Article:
Hope the holidays treated you well. Mine did too. However, I should note that my own Christmas gift-receiving glee was dimmed by the fact that the computing and electronics industries have yet to bring a few items to market yet, such as:
* A new Palm handheld that sells for under $300 but includes built-in WiFi. (Almost eight months after a PalmOne marketing rep showed me a slide in a presentation touting WiFi as one of the core technologies it supported, this still doesn't exist.)
| || |
__ Subscribe Now __ You are reading the weekly Fast Forward E-letter. Written by Washington Post personal technology columnist Rob Pegoraro, the e-mail version of this feature includes links to all the top personal tech stories from the previous week.
Click Here for Free Sign-up
* A 30-in. LCD or plasma HDTV or a bigger-than-40-in. microdisplay HDTV -- each with a built-in over the air "ATSC" digital tuner and a street price of under $2,000. (I'm probably three months early for this.)
* A desktop Mac that sells for under $500 and lets me use any old external monitor. (For years, Apple has said it's had no interest in pursuing this market, but if the latest rumors are true, I'm probably two weeks early for this.)
* A home-theater receiver that includes HD Radio support to pull in high-quality digital FM and AM broadcasts, and which doesn't cost over $500. (HD Radio support has been confined thus far to car stereos, on account of some marketing rationale that eludes me.)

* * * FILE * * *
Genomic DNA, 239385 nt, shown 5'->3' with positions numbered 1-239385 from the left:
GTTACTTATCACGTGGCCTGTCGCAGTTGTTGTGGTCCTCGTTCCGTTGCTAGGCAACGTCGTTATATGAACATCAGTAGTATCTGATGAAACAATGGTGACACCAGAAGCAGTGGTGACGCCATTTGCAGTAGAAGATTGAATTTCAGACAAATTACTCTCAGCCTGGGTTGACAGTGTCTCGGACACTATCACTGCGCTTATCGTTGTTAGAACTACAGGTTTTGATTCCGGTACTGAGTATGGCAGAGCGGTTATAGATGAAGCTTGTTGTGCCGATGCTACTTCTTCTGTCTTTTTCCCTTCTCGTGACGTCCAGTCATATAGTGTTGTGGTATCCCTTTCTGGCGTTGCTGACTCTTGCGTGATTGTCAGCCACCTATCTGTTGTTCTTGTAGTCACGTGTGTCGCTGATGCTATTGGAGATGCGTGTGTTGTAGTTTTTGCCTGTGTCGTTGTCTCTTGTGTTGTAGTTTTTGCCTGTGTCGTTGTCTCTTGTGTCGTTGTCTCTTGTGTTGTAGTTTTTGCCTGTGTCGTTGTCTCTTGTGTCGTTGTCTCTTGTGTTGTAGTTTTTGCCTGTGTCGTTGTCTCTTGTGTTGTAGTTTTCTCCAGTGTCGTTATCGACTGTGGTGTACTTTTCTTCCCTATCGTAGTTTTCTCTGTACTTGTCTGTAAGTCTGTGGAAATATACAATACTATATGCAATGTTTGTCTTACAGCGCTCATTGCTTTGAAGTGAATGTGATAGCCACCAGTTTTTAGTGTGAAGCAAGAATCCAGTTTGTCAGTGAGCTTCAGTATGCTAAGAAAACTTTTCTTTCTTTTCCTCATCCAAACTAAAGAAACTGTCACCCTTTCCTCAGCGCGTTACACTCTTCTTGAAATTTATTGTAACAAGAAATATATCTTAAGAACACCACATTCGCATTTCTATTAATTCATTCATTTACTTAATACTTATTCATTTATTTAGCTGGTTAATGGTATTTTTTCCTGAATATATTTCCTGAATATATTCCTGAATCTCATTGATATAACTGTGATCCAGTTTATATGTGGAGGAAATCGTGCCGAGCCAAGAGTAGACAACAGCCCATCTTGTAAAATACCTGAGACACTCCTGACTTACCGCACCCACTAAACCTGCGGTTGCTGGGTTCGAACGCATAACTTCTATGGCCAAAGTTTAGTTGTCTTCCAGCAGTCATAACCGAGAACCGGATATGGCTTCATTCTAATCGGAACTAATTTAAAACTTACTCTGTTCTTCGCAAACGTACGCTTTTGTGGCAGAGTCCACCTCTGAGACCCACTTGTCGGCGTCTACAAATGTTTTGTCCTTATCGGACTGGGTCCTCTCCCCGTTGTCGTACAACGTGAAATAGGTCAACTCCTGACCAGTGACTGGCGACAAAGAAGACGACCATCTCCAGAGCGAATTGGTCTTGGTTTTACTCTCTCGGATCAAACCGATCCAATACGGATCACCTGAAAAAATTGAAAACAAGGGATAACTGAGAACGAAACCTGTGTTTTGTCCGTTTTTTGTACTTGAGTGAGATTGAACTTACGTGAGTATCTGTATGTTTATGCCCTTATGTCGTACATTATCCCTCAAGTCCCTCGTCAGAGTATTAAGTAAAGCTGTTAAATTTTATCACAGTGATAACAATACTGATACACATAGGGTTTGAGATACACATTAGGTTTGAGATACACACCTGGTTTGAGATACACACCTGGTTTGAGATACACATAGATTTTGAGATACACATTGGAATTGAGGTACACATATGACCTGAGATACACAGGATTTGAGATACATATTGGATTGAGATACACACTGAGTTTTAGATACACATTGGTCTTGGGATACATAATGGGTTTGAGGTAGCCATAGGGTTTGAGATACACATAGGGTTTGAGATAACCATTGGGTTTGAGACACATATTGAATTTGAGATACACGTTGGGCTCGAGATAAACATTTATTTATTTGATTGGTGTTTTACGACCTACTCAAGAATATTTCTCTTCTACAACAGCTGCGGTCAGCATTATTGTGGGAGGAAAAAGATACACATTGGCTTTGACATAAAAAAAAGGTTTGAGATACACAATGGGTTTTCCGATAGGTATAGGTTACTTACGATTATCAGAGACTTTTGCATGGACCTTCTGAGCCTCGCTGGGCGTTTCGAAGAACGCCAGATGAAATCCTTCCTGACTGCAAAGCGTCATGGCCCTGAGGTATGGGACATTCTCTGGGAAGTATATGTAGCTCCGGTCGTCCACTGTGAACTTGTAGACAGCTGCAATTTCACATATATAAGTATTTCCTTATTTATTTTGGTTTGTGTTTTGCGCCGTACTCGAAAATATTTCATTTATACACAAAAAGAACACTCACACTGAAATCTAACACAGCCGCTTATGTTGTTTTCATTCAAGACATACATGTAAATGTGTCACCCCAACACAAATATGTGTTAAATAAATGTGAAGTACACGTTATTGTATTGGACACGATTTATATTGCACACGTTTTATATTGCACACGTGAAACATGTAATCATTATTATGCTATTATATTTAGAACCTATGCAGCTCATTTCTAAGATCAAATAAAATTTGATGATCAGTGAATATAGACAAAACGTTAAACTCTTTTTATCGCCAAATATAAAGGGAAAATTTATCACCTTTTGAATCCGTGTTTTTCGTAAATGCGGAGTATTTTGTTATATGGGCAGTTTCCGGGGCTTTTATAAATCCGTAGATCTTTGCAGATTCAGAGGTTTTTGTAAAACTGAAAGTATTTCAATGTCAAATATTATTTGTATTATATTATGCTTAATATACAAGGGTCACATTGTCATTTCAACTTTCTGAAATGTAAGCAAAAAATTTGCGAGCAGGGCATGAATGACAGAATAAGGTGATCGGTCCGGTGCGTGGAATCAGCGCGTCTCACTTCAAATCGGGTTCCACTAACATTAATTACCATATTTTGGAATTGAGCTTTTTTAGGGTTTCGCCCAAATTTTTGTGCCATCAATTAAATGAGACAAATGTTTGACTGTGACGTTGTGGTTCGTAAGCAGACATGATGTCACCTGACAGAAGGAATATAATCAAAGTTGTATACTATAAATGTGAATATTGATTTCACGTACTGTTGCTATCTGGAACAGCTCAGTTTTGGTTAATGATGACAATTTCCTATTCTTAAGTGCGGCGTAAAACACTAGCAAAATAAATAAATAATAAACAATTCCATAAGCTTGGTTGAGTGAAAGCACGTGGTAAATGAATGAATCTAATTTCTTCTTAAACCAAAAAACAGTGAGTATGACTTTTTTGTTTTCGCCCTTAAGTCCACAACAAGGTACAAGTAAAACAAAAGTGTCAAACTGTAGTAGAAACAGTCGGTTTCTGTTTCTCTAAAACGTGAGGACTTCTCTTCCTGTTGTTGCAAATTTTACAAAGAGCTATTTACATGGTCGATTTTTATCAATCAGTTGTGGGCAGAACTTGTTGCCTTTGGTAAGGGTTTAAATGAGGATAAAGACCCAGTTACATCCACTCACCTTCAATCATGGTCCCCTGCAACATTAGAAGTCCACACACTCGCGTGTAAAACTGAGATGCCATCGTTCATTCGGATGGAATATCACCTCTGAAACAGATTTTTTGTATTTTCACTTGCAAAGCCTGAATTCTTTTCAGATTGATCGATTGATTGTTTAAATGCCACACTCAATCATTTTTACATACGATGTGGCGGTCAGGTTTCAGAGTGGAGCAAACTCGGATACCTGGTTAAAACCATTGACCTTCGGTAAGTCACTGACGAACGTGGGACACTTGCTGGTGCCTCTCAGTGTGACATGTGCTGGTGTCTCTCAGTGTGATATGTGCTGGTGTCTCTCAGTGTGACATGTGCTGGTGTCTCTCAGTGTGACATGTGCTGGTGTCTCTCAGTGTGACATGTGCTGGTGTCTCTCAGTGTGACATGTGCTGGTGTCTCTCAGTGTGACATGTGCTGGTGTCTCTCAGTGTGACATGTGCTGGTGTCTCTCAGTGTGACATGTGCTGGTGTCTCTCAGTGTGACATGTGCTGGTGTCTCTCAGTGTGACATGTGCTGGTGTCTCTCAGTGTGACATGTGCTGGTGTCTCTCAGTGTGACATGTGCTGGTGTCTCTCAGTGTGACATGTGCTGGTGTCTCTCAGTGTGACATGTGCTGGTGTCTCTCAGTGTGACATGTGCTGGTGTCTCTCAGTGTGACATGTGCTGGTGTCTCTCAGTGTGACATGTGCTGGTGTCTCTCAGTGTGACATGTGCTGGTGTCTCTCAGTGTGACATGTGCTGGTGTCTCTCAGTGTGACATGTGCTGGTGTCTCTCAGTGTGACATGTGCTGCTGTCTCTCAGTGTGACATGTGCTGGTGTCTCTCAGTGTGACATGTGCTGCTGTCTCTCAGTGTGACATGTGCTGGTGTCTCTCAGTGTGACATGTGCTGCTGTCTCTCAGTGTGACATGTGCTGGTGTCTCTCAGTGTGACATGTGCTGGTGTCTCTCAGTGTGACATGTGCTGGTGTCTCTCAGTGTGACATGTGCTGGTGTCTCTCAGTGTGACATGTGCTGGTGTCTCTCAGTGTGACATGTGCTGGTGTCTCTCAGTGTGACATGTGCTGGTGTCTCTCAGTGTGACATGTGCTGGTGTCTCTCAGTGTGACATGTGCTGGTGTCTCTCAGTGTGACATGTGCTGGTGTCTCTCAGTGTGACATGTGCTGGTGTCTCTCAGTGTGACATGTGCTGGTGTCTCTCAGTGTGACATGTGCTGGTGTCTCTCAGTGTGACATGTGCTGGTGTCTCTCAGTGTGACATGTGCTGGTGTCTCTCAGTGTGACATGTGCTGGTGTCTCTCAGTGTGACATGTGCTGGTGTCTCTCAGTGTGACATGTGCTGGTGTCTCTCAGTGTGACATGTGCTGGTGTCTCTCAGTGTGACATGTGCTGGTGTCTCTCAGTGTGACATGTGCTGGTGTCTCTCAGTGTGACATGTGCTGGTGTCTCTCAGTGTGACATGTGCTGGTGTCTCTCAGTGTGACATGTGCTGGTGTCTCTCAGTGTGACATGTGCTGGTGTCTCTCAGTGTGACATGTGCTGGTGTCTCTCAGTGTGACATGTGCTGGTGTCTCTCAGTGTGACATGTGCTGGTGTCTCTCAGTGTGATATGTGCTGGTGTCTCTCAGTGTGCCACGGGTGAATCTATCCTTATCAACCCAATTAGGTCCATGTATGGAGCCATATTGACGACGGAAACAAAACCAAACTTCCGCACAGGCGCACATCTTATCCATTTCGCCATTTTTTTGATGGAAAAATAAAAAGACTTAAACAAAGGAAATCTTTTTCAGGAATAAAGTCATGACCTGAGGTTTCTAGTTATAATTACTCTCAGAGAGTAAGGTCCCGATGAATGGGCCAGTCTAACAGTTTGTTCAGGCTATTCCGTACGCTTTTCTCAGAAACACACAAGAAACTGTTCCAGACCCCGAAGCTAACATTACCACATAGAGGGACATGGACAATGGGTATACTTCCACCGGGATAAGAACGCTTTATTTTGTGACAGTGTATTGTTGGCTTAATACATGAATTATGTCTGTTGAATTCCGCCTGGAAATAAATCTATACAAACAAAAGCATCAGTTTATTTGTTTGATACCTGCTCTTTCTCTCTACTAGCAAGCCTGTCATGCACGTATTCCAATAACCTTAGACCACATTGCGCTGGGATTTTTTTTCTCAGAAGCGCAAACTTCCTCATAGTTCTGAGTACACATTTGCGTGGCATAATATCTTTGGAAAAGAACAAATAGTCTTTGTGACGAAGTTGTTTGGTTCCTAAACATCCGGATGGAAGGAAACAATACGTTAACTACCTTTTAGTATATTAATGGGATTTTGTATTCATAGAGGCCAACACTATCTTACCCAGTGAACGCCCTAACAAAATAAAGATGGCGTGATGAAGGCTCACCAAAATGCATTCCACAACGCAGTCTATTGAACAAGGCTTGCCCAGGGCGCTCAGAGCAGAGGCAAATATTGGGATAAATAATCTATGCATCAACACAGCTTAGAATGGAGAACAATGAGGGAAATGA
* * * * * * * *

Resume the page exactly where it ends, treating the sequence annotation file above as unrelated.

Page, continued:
I'll be on the lookout for gadgets like those and many others over the next two weeks. First I'm flying to Las Vegas for the Consumer Electronics Show, four days of nonstop marketing hype, traffic, schmoozing and receptions. I expect to leave the show with a clearer sense of where things like HDTVs, digital video recorders, high-definition DVDs and other high-tech, high-budget items are headed.
My next stop will be San Francisco, where Apple will host its annual Macworld Expo trade show starting Jan. 11. Macworld is unlike every other trade show, in that a big chunk of what happens surprises everybody. No computer company is more secretive about upcoming products than Apple -- and unlike its competitors, Apple usually knows how to keep its secrets. (Much to the annoyance of journalists everywhere, as well as buyers who sometimes find their new purchases have become suddenly obsolete.)
Over that week, I also hope to visit a few companies in the Bay Area. I just don't get my fill of traffic around here, so a few hours running up and down 101 and 280 ought to suffice.
Be sure to check back at washingtonpost.com for regular updates from CES and Macworld. My plan is to file a few Web-only updates from both shows, and two of my Post colleagues will be filing updates from CES.
While I'm at Macworld, I also figure I'll be seeing plenty of iPod-related products. I think the iPod is a pretty good music player, but I had no idea it would spawn such a variety of accessories and related products.